(Perimenopausal means at or near the menopause)
Among the females in the trial, all of them menopausal and complaining of multiple episodes of hot flashes, a reduction in the frequency of daily hot flashes of 62% was observed, compared to a 52% reduction among those on a placebo.
The most effective treatment for symptoms associated with the menopause is HRT (hormone replacement therapy), the authors explained. However, because of the potential health risks linked to HRT, women seek out other therapies, Professor Yao Tong wrote.
EXD (Er-xian decoction) contains compounds extracted from the leaves, stems or roots of six different Chinese herbs. They are processed into granules and packed into tea sachets - the patient drinks them in a tea infusion.
The authors explained that previous studies had already linked EXD to a reduction in episodes and severity of hot flashes. However, they were "not high quality studies".
Professor Tong and team carried out a double-blind, controlled trial involving 108 perimenopausal women who reported MRS (Menopause Rating Scale) total scores of at least 28. The women drank an herbal formula or placebo twice a day for 12 weeks. They were followed up post-treatment three months later.
The primary outcome of the study was to see whether EXD reduced the frequency and severity of hot flashes. The secondary outcome measures included serum hormone levels, the MRS (Menopause Rating Scale), and the Menopause-Specific Quality of Life questionnaire.
For a period of two weeks before they started taking their twice daily teas, the women were asked to complete a daily diary where they logged their hot flashes.
The researchers reported the following findings:
- 101 out of the 108 women completed the study
- EXD reduced the mean (SD) frequency of hot flashes from 5.8 per day to 2.2 per day
- In the placebo group, hot flashes frequency reduced from 5 per day to 2.5 per day
- Three months after treatment was completed, those in the EXD group continued with 2.2 hot flashes per day, while those in the placebo group rose to 2.9 hot flashes per day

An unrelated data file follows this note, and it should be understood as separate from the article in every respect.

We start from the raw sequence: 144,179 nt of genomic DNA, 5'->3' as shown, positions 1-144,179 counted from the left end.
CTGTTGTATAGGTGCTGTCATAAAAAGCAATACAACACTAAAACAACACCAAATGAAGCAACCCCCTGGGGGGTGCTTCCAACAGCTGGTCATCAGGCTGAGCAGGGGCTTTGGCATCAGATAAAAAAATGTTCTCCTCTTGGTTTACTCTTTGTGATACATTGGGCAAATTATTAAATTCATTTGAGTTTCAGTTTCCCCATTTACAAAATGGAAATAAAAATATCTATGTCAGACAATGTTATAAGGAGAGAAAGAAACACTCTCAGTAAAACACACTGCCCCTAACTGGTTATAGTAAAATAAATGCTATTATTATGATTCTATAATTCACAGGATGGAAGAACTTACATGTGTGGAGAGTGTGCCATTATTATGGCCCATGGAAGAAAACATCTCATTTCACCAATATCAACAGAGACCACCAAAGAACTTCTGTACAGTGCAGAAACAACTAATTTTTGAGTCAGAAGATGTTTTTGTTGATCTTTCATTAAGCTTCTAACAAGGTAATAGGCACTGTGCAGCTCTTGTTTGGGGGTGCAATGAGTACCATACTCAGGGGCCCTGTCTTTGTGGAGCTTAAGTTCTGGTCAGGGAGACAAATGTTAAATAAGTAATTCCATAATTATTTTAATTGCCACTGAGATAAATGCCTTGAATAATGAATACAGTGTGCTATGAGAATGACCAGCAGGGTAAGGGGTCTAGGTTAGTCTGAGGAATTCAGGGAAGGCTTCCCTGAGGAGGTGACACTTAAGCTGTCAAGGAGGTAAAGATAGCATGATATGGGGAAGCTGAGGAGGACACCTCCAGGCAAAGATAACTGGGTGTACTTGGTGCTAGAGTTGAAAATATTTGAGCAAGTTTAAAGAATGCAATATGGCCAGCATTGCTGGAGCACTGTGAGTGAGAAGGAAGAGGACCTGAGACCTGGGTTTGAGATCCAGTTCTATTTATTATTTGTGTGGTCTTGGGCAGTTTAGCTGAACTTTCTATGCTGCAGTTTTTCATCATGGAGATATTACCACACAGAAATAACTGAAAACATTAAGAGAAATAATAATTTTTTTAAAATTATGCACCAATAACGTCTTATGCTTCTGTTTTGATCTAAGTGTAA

- Hot flashes severity in the EXD group dropped from 3 to 1.6 (out of four)
- Hot flashes severity in the placebo group fell from 3 to 2.3 (out of four)
- There was a greater improvement in MRS scores among those in the EXD group as well as the Menopause-Specific Quality of Life questionnaire, compared to the women in the placebo group
- Serum hormone levels were the same in both the EXD and placebo groups
In an Abstract in the journal, the authors concluded:
"The Chinese herbal formula EXD is superior to placebo in reducing the frequency and severity of hot flushes and in improving menopausal symptoms in Hong Kong perimenopausal women. It is well tolerated, with no serious adverse events noted during the study period."
In the USA, people say "hot flashes", in the UK, Ireland, Australasia and most of the Commonwealth, people say "hot flushes".
Alternative therapies have become increasingly popular among perimenopausal women who experience hot flashes. Researchers from Linkoping University and Linkoping University Hospital, both in Sweden, found that patients who underwent group therapy and learned to relax experienced a 50% drop in their menopausal problems.
Women who eat more soy-based foods are more likely to experience reductions in menopausal vasomotor symptoms, including hot flashes, a team from the Group Health Research Institute, University of Washington and the Fred Hutchinson Cancer Institute found.
Researchers from Baylor University's Mind-Body Medicine Research Laboratory found that hypnotic relaxation therapy reduced hot flashes by as much as 80%. It also improved quality of life and reduced symptoms of anxiety and depression.
Written by Christian Nordqvist